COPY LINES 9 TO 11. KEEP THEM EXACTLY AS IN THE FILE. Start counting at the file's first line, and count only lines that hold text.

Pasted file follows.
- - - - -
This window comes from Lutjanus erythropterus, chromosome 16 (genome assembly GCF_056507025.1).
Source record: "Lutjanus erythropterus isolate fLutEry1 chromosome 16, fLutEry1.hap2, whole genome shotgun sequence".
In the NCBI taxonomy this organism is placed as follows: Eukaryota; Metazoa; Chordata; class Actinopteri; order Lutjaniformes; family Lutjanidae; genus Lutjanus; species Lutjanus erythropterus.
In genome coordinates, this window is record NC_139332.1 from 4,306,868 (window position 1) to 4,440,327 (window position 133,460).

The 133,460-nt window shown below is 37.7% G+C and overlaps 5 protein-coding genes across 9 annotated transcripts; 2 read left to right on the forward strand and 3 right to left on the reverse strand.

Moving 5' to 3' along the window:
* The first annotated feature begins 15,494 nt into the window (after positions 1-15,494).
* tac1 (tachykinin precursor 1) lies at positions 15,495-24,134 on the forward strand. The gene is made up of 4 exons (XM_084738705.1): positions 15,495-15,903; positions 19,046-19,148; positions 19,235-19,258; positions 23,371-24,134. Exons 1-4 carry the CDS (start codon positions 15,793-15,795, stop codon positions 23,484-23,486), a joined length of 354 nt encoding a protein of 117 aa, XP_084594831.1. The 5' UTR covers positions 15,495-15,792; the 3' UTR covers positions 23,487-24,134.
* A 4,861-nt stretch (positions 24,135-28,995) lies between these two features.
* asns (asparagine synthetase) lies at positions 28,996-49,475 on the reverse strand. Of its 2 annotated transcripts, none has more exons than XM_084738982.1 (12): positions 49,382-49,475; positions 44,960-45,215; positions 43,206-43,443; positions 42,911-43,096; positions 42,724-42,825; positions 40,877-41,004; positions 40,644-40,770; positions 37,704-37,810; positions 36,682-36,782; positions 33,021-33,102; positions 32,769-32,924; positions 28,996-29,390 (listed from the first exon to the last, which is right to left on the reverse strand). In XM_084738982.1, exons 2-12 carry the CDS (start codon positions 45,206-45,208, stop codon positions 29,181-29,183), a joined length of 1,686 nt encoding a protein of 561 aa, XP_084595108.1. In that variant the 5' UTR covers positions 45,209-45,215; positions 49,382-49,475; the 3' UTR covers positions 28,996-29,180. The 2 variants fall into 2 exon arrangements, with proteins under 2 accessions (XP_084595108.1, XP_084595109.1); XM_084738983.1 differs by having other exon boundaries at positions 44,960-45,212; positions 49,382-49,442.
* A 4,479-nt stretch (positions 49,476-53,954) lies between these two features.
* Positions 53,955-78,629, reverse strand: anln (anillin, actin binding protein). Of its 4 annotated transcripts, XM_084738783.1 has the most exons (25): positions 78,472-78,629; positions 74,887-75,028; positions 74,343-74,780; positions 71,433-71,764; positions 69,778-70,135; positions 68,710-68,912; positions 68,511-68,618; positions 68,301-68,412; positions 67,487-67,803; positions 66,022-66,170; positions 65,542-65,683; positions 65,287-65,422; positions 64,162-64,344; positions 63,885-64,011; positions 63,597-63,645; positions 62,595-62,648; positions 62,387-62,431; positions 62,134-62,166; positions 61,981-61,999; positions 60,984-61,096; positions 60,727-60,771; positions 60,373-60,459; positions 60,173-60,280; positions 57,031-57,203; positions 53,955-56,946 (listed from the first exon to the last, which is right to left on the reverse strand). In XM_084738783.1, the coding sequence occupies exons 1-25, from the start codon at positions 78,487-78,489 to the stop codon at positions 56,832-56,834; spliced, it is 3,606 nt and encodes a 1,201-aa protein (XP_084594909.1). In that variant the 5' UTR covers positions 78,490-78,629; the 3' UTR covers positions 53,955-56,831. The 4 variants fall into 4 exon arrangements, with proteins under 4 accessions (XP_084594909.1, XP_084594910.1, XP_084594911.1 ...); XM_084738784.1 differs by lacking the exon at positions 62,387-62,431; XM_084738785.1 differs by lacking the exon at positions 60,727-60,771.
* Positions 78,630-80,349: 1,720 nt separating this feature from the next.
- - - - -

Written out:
* A 4,861-nt stretch (positions 24,135-28,995) lies between these two features.
* asns (asparagine synthetase) lies at positions 28,996-49,475 on the reverse strand. Of its 2 annotated transcripts, none has more exons than XM_084738982.1 (12): positions 49,382-49,475; positions 44,960-45,215; positions 43,206-43,443; positions 42,911-43,096; positions 42,724-42,825; positions 40,877-41,004; positions 40,644-40,770; positions 37,704-37,810; positions 36,682-36,782; positions 33,021-33,102; positions 32,769-32,924; positions 28,996-29,390 (listed from the first exon to the last, which is right to left on the reverse strand). In XM_084738982.1, exons 2-12 carry the CDS (start codon positions 45,206-45,208, stop codon positions 29,181-29,183), a joined length of 1,686 nt encoding a protein of 561 aa, XP_084595108.1. In that variant the 5' UTR covers positions 45,209-45,215; positions 49,382-49,475; the 3' UTR covers positions 28,996-29,180. The 2 variants fall into 2 exon arrangements, with proteins under 2 accessions (XP_084595108.1, XP_084595109.1); XM_084738983.1 differs by having other exon boundaries at positions 44,960-45,212; positions 49,382-49,442.
* A 4,479-nt stretch (positions 49,476-53,954) lies between these two features.